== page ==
Stories about History from August, 2010
On August 16, a survey report on university female student virginity rate was posted around university forums. Since the report was published under the name of Li Yinhe, the most famous sexologist in China, the post quickly became the hottest topic online. Eventhough Professor Li denied her connection with the...
The discovery of what's believed to be St. John the Baptist's remains last month caused a political scandal and gave rise to a passionate debate in the Bulgarian community. Ruslan Trad translates a selection of bloggers' views.
Bloggers share recollections [RUS] of the 1991 events [EN] in Russia when a group of Soviet generals tried to seize the control over the country. User s01101 posts pictures [RUS] of the commemoration of the events in Saint-Petersburg. Oleg Kozlovsky asks [RUS] his readers, what if coup d'etat would succeed. “We'd be...
Jamaican diaspora blogger Dennis Jones weighs in on “the subject of plans to build a mosque near what is called Ground Zero.”
In the blog Gatos Frentudos [es] Chambita Hernandez writes about a recent decision to ban cheerleaders from independence celebrations, starting with the bicentennial. Since 1960, cheerleaders have been part of annual independence parades.
“What Stalin said about Hiroshima” to the U.S. Ambassador to the USSR on August 8, 1945 – at De Rebus Antiquis Et Novis (via LJ user oboguev, RUS).
As Repeating Islands takes note of the pressure on France “to repay the 17 billion euros (£14bn) ‘extorted’ from Haiti in the 19th Century”, Bahamian Nicolette Bethel comments: “Simply erasing the debt is not enough; there is also the long-term damage done to the core fabric of Haitian democratic society…”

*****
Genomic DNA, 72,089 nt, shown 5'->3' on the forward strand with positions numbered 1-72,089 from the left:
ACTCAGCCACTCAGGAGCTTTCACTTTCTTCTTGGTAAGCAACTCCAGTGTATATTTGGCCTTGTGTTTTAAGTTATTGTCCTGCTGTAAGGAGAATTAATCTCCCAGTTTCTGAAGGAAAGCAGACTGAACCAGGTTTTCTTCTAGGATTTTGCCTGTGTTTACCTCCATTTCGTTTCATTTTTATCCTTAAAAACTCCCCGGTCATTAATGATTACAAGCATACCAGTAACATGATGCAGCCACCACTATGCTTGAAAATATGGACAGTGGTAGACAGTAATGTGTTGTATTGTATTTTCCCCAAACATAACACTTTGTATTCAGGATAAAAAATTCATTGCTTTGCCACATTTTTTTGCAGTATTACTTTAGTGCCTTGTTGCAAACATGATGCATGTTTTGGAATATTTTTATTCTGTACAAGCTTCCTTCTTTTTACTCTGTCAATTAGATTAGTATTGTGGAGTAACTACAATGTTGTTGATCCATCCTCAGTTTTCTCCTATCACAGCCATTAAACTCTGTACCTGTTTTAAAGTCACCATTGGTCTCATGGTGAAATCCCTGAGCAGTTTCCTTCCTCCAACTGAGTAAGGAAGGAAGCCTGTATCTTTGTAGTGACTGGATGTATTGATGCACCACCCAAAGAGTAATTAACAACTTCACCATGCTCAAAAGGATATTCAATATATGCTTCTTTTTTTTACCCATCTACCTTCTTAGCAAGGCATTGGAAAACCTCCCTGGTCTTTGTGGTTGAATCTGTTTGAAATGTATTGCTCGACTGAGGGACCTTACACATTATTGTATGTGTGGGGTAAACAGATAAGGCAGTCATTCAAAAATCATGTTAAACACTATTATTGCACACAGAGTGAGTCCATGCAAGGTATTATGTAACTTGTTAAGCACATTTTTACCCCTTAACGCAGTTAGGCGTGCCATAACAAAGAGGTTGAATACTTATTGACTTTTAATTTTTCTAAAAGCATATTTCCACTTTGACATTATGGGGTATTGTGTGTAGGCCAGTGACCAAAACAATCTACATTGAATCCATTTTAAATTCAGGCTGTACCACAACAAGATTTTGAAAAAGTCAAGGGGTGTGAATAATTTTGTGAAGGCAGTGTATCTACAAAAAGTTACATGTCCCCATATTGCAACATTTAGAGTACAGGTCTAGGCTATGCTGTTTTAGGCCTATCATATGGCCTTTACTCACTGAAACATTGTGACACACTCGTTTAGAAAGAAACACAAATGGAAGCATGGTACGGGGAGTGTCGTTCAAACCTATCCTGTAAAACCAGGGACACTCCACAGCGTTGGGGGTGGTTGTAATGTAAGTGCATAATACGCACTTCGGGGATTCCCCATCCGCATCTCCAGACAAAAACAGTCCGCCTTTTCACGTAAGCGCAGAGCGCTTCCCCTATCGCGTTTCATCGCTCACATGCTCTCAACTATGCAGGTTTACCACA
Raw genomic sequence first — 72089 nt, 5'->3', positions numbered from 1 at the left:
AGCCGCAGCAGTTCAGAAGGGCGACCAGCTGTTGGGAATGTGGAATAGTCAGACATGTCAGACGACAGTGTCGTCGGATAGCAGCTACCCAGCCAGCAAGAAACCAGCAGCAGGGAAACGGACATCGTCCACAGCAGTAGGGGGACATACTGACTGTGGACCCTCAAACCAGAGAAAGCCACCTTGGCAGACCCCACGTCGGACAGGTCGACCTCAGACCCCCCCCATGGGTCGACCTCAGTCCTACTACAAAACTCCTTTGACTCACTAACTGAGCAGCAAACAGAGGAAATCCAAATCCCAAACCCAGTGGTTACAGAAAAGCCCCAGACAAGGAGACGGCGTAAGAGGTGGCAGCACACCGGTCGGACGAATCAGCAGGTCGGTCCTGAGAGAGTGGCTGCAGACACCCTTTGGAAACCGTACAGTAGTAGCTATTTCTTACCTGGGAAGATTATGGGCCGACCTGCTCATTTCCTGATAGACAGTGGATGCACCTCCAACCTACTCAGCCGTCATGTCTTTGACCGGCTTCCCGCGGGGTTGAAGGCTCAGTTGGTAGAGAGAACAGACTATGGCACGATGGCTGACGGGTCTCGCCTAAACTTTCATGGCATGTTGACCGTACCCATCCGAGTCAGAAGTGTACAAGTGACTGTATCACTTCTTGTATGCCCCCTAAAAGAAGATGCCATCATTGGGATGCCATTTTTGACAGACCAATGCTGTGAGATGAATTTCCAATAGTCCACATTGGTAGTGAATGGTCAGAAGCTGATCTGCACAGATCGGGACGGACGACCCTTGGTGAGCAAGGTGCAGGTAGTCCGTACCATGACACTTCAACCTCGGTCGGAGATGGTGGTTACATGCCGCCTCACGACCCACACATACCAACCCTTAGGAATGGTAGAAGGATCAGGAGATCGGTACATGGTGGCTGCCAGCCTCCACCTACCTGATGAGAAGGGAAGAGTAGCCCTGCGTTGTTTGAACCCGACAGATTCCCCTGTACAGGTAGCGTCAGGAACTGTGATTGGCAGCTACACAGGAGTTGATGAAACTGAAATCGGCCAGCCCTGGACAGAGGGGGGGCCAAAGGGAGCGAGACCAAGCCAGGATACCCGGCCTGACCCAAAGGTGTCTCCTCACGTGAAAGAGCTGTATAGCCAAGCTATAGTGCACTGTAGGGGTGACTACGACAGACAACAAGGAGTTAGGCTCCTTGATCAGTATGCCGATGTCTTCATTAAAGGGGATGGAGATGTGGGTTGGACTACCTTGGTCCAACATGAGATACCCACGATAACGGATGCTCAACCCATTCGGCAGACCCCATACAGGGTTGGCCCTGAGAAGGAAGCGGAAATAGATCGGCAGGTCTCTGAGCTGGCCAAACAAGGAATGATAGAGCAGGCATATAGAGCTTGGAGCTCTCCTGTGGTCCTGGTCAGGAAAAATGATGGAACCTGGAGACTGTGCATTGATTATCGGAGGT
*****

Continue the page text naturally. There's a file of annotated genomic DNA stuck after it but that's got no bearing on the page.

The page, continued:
Caribbean bloggers honour the memory of Marcus Garvey today, on the 123rd anniversary of his birth.
Given all the pain and gloom that surrounds the life of an ordinary Pakistani today, it is no surprise that this year's independence day was a quiet affair. Bloggers assert that the nation is still strong enough to bounce back.
Macedonian bloggers comment on the attempts of political parties to show off their ratings via social networks, while the communication they offer remains devoid of substance.
“That man is dead and gone, yet he still shape people minds”: Guyana-Gyal remembers what life was like under Forbes Burnham.
“Fidel Castro’s return to public life after a four-year absence provokes conflicting emotions here”: Generation Y and Havana Times blog about his reappearance.
“What is the Caribbean? is not an unanswerable question. But there isn’t — will never be — a single, definitive answer that can encompass the complications of the geographic region named for the Caribs of half a millennium ago, its history and its culture”: So writes Bahamian blogger Nicolette Bethel...
Hungarian Spectrum writes about Budapest's subway and the politics of its long-term construction: “The Budapest metro is very old, yet still unfinished.”
Hungarian Spectrum writes about the inauguration of Hungary's new president, Pal Schmitt; about Albert Wass, a Transylvanian-Hungarian author whose work Schmitt quoted in his inaugural speech; and about Schmitt's first few days in office: “Since his inauguration the not too sympathetic Hungarian public has been watching Schmitt's every move.”
Rungitom from Malaysia reflects on the meaning and significance of Independence Day.
The Mirror, a Cambodia-based paper, provides a historical background on the conflict over the ownership of Preah Vihear Temple. Cambodia and Thailand are disputing the ownership of the temple.
Nicholas Laughlin discovers a fan letter written to his grandfather, who reportedly “did what is supposed to have been the first live radio commentary on a cricket match in the West Indies, during an inter-colonial tournament at the Queen's Park Oval.”
Sean Jacobs writes about a new film by a South African filmmaker Dylan Valley called Afrikaaps, which focuses on the neglected roots of the Afrikaans language.
bint battuta in bahrain is pleased with an Iranian historical serial – Yusuf Al-Siddiq, which tells us the story of Joseph, son of Jacob, grandson of Isaac, great-grandson of Abraham, and which is dubbed into Arabic.
Marietta Le follows the public discussion of Hungary's pre-1989 past, inspired by a documentary about Béla Biszku, who served as the country's Interior Minister from 1957 to 1961 and was in charge of the retributions against those who participated in the Hungarian Revolution of 1956.